The contrast of both stripes really worked and I talked myself into doing some freehand across the arms and legs, and I’m glad I did!
I used Athonian Camoshade as the wash for most of this miniature so the green tones come through more. I also took a craft knife to her face before priming so there would be lots of lovely gouges I could splash some gore paint into.
The bases were same as the other Bedlam Feast – cobblestone resin bases from Ragnarok Hobbies – painted in various shades of grey and tan, then given a heavy black wash. Typhus Corrosion was stippled around to look like muck, and flicked onto cape hems and boots.
Silent night, holey night
This was my favourite by far. The Bonaccia miniature, unchanged, and painted in a variety of purples. This lady struck a chord with me, I think because she reminded me a lot of one of my favourite Oldhammer minis, Aenur.
The silhouette is very different, but the vibes are the same for me. It has the same stoic pose (with thigh high boots), grasping the cloak in one hand, and a single blade in the other. They both have an aura of menace about them.
You can tell I enjoyed painting this mini because I went all out on the cloak. A freehand starry night scene, complete with multi-tone blended background? Who on earth am I trying to impress with that?
I tried to bring the design over to the front as well, painting a little star on her mask, but I’m not sure how well that translated.
I also very much enjoyed her ruff collar, a clear visual tie-in to something I attempted with my previous mooks and I would continue on to use on my killer clowns…
But that’s a story for another time!
I’m very happy with how these came out, especially given the short time I had allotted myself for painting them. They had their first brief outing in the World That Was, so I’m excited to bring them back out again when we start out game nights back up. Perhaps this time with slightly better stats!
In the World That Was, I was running a Dark Heresy game that was entering its final stages of escalation. Our mid-high level characters had woken up naked and bloody in a pit of despair, deep in the filthy clutches of the Beast House. After escaping, they find themselves in the middle of an end-of-the-world carnival riddled with mutants, heretics and witches.
Where those three venn diagram circles overlap, you get the Bedlam Feast. A Chaos faction out for mayhem who have been responsible for several atrocities in our characters’ lives and are now moving to put their final plan into action. For this, I needed some cultists.
A brief interlude
I needed at least a dozen cultists, as I expected them to be mown down in droves by the climax of the campaign, along with some specialists and hero-type units. They needed to be carnival/circus-themed, as its imagery I’ve been obsessed with since Mordheim’s Carnival of Chaos range.
I wasn’t about to drop triple digits of cash on some ancient metal models, and I’d always wanted to own a set of the (now long oop) Dark Vengeance cultists. Anvil Industry do some excellent hooded cultist and masquerade heads turn out to be a perfect fit for human-sized 40k miniatures, who’da thunk?! I’d also identified some potential hero figures from TTcombat’s Carnevale range, but we’ll come back to those later.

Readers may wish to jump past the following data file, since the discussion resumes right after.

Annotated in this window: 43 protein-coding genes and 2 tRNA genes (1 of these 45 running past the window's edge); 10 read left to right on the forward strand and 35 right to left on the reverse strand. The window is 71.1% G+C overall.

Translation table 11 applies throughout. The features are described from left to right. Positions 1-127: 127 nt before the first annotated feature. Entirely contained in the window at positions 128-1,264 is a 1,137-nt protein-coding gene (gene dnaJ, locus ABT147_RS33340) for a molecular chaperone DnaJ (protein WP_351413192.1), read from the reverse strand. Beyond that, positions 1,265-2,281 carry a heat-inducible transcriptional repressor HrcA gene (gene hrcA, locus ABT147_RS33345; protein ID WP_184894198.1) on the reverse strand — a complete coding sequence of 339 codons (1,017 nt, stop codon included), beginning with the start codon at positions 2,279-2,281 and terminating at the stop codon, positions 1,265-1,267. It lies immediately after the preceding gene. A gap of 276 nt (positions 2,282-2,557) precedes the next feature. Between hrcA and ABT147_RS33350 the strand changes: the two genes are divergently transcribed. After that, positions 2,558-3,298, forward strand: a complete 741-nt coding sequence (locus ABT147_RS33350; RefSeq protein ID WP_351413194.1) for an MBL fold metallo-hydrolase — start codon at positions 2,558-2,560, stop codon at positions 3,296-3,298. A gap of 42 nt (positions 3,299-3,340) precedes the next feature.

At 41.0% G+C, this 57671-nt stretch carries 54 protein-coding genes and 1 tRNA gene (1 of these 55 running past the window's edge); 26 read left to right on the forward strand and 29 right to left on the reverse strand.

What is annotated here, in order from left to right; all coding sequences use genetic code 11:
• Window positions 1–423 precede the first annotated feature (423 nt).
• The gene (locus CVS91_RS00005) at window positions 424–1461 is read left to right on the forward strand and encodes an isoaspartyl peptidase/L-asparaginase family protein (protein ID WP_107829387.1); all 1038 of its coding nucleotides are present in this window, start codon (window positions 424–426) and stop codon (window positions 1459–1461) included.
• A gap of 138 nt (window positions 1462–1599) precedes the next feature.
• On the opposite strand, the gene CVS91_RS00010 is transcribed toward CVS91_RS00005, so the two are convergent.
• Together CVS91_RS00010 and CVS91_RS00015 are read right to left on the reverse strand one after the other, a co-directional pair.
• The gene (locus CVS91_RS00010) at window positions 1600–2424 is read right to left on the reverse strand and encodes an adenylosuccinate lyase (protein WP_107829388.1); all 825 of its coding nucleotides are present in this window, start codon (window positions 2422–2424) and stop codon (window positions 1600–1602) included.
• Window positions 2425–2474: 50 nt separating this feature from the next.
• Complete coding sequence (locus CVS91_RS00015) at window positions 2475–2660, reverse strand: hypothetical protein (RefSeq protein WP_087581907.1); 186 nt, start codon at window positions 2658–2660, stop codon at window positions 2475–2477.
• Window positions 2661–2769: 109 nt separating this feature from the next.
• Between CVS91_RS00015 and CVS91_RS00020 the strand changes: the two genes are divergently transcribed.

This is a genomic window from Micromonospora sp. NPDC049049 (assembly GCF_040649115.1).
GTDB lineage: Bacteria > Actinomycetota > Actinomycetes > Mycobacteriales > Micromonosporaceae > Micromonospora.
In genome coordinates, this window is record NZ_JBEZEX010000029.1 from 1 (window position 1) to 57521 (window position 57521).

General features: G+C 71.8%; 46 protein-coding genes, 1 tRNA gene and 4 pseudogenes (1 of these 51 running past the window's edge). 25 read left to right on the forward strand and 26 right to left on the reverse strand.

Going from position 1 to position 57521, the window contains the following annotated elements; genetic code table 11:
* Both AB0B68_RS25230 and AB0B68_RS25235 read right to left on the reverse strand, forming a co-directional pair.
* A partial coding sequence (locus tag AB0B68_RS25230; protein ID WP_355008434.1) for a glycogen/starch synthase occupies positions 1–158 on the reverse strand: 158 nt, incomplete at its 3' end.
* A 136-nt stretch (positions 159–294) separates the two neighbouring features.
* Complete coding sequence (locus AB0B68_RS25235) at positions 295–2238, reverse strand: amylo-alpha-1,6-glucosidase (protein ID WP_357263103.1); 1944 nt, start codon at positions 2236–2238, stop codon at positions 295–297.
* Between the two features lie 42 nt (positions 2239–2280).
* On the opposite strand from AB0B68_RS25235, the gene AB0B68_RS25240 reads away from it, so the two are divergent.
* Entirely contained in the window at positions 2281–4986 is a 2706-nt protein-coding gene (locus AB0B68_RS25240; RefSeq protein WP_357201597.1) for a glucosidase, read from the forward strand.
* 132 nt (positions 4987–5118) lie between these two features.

Along with some Bretonnian and Empire odds and ends from my bits box, I cobbled together a test miniature with a GSC grenade launcher and was very happy with the fit.
After examining the minis I’d be converting, nearly all of them had a kind of mantle that the hood would join up to. This would make the red/yellow circus tent colour scheme I had in my head work very well, but some lads had the nerve to be topless.
Some like it ruff
I didn’t fancy sculpting mantles on everyone, so in-keeping with the venetian clown aesthetic, some had large ruff collars sculpted on them to hide the joins.
The cultists are equipped with a variety of hand weapons as standard, but I didn’t want that for my lot. From both a book-keeping and a deadliness perspective I wanted more axes – a simple melee weapon that can still threaten a well armoured high-end PC, whereas clubs tend to bounce off.
Hot or not?
I wanted to include some classic entertainer archetypes, and the firebreather was one I was desperate to include. Not only does being on fire really, really suck in Dark Heresy, but the mini could very reasonably double up as a flamer or witch in Necromunda. Reusability of minis is always at the forefront of my mind!
This lad was made from an Empire Flagellant with a Skaven cleaver right arm. I always avoid sculpting where possible because I’m incredibly lazy, and to commit to making a jet of flame seemed like absolute madness.
Luckily I had the perfect piece in the bits box – a scenic flame piece that I honestly cannot identify any more. I thought it was from a Chaos Lord of some kind, and I can vividly picture it being part of the classic mounted Archaon kit but my Google-fu has failed me. Anyone know what it is?
I did a bit of hacking down to make it look more directional, but I was extremely happy I had exactly the right piece for the feel I was going for. I’ve gone 32 years on this planet without ever having to sculpt flames, and I’m not about to start now.
Another archetype I wanted was a loon juggling some grenades and some kind of spooky plague doctor. Luckily the Bretonnian men-at-arms had a jester-type sculpt perfect for me, and some absolutely painstaking pinning and gluing with some Goliath stick grenades gave me a rather excellent juggler.